Computer Science (A-level)
It’s impossible to imagine a world without computers. No Internet or online communications, no mobile phones or digital cameras, no modern transportation - cars, trains or planes. This course will teach you how to use computers to make the world work as it does.
Course Information for Students
Who is this course for?
It’s impossible to imagine a world without computers. No Internet or online communications, no mobile phones or digital cameras, no modern transportation – cars, trains or planes. This course will teach you how to use computers to make the world work as it does.
You’ll learn how to program a computer to behave as you want it to, anything from controlling a robot to making life-saving calculations or building your own version of Amazon. You’ll learn how computers communicate together to form networks like the Internet.
You’ll also learn an important life skill: how to formulate and solve problems. This is a great foundation for being able to solve challenges that lie in the future – not only for computer scientists but also for people in a wide variety of professions.
You will need at least five GCSEs at grade 4 or above, including English Language at grade 5 and Maths at grade 4.
A GCSE in Computer Science is not a pre-requisite. However, if you have studied it, a grade 5 is required.
A recent school report will be required which demonstrates a committed attitude to learning.
It is assumed that students enrol on a two-year A-level programme of study consisting of three or more subjects. However, students will be expected to demonstrate a committed attitude to learning and make positive progress in their first year of study.
What will you learn?
- Fundamentals of programming
- Fundamentals of data structures
- Software development
- Theory of computation
- Fundamentals of data representation
- Fundamentals of computer systems
- Fundamentals of computer organisation and architecture
- Consequences of uses of computing
- Fundamentals of communication and networking
- Fundamentals of databases
- Big Data
- Fundamentals of functional programming
- Systematic approach to problem solving
- Non-exam assessment – the computing practical project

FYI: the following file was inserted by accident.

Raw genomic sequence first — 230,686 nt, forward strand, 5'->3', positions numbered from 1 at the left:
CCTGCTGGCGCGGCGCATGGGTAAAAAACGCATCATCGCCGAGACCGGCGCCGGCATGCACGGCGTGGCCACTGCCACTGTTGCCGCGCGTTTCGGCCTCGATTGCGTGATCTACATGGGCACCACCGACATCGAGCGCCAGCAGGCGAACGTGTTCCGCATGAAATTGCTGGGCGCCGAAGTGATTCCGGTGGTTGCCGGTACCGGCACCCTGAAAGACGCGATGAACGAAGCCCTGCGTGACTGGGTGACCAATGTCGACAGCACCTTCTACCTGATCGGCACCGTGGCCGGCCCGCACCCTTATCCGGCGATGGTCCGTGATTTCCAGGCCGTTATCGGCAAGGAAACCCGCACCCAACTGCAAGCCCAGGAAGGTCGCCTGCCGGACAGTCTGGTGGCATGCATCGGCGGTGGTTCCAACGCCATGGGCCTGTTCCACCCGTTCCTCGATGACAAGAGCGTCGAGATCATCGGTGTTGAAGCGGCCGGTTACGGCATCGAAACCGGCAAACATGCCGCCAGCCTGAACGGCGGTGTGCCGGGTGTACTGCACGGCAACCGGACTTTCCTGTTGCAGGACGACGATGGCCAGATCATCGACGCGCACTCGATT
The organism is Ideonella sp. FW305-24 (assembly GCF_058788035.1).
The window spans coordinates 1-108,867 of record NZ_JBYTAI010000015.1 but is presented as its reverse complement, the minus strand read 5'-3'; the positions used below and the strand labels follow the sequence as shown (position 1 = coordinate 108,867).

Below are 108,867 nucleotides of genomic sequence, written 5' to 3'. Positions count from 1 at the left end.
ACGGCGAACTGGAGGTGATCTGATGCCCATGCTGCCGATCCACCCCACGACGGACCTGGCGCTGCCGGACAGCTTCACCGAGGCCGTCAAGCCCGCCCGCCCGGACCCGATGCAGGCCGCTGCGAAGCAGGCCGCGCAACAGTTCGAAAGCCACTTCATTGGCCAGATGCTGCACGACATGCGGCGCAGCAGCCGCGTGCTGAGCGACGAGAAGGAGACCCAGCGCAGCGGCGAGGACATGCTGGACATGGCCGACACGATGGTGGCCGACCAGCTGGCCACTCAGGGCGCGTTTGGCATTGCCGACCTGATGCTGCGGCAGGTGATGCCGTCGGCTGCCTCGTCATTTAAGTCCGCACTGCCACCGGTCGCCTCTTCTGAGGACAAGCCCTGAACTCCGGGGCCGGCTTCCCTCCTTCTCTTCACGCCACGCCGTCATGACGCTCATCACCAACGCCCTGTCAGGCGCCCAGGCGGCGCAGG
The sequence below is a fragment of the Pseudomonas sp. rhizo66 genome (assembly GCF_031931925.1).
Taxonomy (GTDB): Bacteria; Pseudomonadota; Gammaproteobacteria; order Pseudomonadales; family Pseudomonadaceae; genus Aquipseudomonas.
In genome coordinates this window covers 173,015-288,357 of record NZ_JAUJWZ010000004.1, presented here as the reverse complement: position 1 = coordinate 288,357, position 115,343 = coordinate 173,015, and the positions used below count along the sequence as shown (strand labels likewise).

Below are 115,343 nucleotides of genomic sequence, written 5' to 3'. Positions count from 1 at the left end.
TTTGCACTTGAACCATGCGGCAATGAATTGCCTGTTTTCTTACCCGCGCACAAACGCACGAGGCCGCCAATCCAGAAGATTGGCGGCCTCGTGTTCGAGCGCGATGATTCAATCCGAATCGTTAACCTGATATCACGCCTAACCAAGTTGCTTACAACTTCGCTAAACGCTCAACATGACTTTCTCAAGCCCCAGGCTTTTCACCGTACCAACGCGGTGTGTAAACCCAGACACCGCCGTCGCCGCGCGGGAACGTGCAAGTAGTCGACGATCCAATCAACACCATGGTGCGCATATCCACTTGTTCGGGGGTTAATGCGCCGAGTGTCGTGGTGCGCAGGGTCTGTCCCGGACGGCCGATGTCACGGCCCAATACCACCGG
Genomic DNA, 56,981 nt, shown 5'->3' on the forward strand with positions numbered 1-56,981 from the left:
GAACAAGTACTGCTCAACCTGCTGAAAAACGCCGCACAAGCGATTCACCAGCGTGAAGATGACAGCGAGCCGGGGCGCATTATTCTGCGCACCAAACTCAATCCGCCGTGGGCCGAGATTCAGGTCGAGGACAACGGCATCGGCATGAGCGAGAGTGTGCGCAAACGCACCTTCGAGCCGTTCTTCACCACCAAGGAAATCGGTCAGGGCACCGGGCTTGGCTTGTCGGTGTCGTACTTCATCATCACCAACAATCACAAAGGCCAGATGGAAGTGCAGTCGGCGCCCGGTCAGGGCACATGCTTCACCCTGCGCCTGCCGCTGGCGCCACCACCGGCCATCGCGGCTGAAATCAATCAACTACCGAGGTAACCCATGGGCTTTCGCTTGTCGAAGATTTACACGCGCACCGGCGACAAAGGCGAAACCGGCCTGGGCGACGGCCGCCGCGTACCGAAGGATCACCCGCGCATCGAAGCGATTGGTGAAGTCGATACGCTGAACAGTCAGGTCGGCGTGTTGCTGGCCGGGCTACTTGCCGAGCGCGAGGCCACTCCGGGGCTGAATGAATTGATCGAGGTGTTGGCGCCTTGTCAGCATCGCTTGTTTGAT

How will you learn?
This course will be delivered on-site at the Joseph Wright Centre.
What will you need to bring with you?
How will you be assessed?
40% – On-screen examination
40% – Written examination
20% – Non-examination assessment
What can I study after the course?
Students can go on to higher education courses or employment where knowledge of computing would be beneficial.
What careers does it lead to?
Students can study Computer Science and go on to a career in fields such as medicine, law, technology, business, accounting, ICT, e-commerce, politics, maths, teaching or any type of science.
Who do you contact for more information?
For more information contact Derby College on 0800 0280289 or email@example.com
Course Information for Employers
Information for Employers
This course could lead to one of these careers...
Programmers and Software Development Professionals
Information Technology and Telecommunications Professionals n.e.c.
Science, Engineering and Production Technicians n.e.c.
Information Technology and Telecommunications Directors
IT Operations Technicians
DCG Success Stories
Discover how our students have achieved success. Their hard work and dedication to learning has enabled them to succeed in rewarding careers or progress onto higher education.
We encourage progress and aspirational outcomes by guiding people onto learning pathways that lead to positive destinations. Our students have gone on to achieve great things since leaving the College. We would like to share some of their inspiring success stories with you.
Use our online application form to apply for this course.
Course Information Last Updated On: October 18, 2021 1:51 pm